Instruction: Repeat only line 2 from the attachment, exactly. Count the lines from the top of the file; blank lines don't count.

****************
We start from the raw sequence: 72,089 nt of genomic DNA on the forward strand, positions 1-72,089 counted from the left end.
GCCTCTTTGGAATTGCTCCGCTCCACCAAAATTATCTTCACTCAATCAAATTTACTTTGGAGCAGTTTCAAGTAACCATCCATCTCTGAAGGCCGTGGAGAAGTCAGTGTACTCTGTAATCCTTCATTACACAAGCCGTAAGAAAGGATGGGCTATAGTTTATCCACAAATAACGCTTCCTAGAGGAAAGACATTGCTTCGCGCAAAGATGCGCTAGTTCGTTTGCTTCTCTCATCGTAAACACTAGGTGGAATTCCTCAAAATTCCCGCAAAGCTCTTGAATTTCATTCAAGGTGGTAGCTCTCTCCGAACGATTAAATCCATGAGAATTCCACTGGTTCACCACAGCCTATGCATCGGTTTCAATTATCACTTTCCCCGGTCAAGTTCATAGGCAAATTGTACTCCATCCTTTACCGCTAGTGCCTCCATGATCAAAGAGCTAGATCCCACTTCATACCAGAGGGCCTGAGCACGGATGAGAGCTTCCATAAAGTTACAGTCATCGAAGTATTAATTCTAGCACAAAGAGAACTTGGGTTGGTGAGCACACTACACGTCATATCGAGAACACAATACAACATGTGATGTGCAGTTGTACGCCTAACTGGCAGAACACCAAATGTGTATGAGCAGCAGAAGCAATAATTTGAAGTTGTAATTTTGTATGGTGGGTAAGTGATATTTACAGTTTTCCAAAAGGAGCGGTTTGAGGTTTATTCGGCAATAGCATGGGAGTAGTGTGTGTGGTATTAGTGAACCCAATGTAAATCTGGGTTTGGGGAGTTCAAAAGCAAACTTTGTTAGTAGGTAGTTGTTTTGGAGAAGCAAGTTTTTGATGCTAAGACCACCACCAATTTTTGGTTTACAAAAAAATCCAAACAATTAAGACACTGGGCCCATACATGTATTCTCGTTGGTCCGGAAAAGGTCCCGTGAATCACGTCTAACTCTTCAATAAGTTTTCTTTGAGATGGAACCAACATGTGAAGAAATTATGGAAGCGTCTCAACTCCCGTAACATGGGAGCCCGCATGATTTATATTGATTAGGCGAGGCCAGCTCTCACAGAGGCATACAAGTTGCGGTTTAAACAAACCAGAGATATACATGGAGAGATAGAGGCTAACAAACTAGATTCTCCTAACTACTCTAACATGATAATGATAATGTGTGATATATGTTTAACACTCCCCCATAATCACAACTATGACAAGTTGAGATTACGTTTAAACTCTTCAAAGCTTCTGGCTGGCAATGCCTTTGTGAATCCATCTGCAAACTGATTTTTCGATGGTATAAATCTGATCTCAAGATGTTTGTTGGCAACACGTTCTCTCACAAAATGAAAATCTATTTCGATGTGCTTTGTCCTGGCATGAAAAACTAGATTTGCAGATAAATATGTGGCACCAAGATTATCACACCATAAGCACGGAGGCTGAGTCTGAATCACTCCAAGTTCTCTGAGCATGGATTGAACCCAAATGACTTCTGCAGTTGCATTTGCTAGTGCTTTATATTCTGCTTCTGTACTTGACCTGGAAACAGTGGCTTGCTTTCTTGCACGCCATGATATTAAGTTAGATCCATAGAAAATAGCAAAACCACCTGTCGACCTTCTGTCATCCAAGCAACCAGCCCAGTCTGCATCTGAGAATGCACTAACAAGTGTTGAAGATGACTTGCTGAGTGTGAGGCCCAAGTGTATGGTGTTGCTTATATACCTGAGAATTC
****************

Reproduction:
GCCTCTTTGGAATTGCTCCGCTCCACCAAAATTATCTTCACTCAATCAAATTTACTTTGGAGCAGTTTCAAGTAACCATCCATCTCTGAAGGCCGTGGAGAAGTCAGTGTACTCTGTAATCCTTCATTACACAAGCCGTAAGAAAGGATGGGCTATAGTTTATCCACAAATAACGCTTCCTAGAGGAAAGACATTGCTTCGCGCAAAGATGCGCTAGTTCGTTTGCTTCTCTCATCGTAAACACTAGGTGGAATTCCTCAAAATTCCCGCAAAGCTCTTGAATTTCATTCAAGGTGGTAGCTCTCTCCGAACGATTAAATCCATGAGAATTCCACTGGTTCACCACAGCCTATGCATCGGTTTCAATTATCACTTTCCCCGGTCAAGTTCATAGGCAAATTGTACTCCATCCTTTACCGCTAGTGCCTCCATGATCAAAGAGCTAGATCCCACTTCATACCAGAGGGCCTGAGCACGGATGAGAGCTTCCATAAAGTTACAGTCATCGAAGTATTAATTCTAGCACAAAGAGAACTTGGGTTGGTGAGCACACTACACGTCATATCGAGAACACAATACAACATGTGATGTGCAGTTGTACGCCTAACTGGCAGAACACCAAATGTGTATGAGCAGCAGAAGCAATAATTTGAAGTTGTAATTTTGTATGGTGGGTAAGTGATATTTACAGTTTTCCAAAAGGAGCGGTTTGAGGTTTATTCGGCAATAGCATGGGAGTAGTGTGTGTGGTATTAGTGAACCCAATGTAAATCTGGGTTTGGGGAGTTCAAAAGCAAACTTTGTTAGTAGGTAGTTGTTTTGGAGAAGCAAGTTTTTGATGCTAAGACCACCACCAATTTTTGGTTTACAAAAAAATCCAAACAATTAAGACACTGGGCCCATACATGTATTCTCGTTGGTCCGGAAAAGGTCCCGTGAATCACGTCTAACTCTTCAATAAGTTTTCTTTGAGATGGAACCAACATGTGAAGAAATTATGGAAGCGTCTCAACTCCCGTAACATGGGAGCCCGCATGATTTATATTGATTAGGCGAGGCCAGCTCTCACAGAGGCATACAAGTTGCGGTTTAAACAAACCAGAGATATACATGGAGAGATAGAGGCTAACAAACTAGATTCTCCTAACTACTCTAACATGATAATGATAATGTGTGATATATGTTTAACACTCCCCCATAATCACAACTATGACAAGTTGAGATTACGTTTAAACTCTTCAAAGCTTCTGGCTGGCAATGCCTTTGTGAATCCATCTGCAAACTGATTTTTCGATGGTATAAATCTGATCTCAAGATGTTTGTTGGCAACACGTTCTCTCACAAAATGAAAATCTATTTCGATGTGCTTTGTCCTGGCATGAAAAACTAGATTTGCAGATAAATATGTGGCACCAAGATTATCACACCATAAGCACGGAGGCTGAGTCTGAATCACTCCAAGTTCTCTGAGCATGGATTGAACCCAAATGACTTCTGCAGTTGCATTTGCTAGTGCTTTATATTCTGCTTCTGTACTTGACCTGGAAACAGTGGCTTGCTTTCTTGCACGCCATGATATTAAGTTAGATCCATAGAAAATAGCAAAACCACCTGTCGACCTTCTGTCATCCAAGCAACCAGCCCAGTCTGCATCTGAGAATGCACTAACAAGTGTTGAAGATGACTTGCTGAGTGTGAGGCCCAAGTGTATGGTGTTGCTTATATACCTGAGAATTC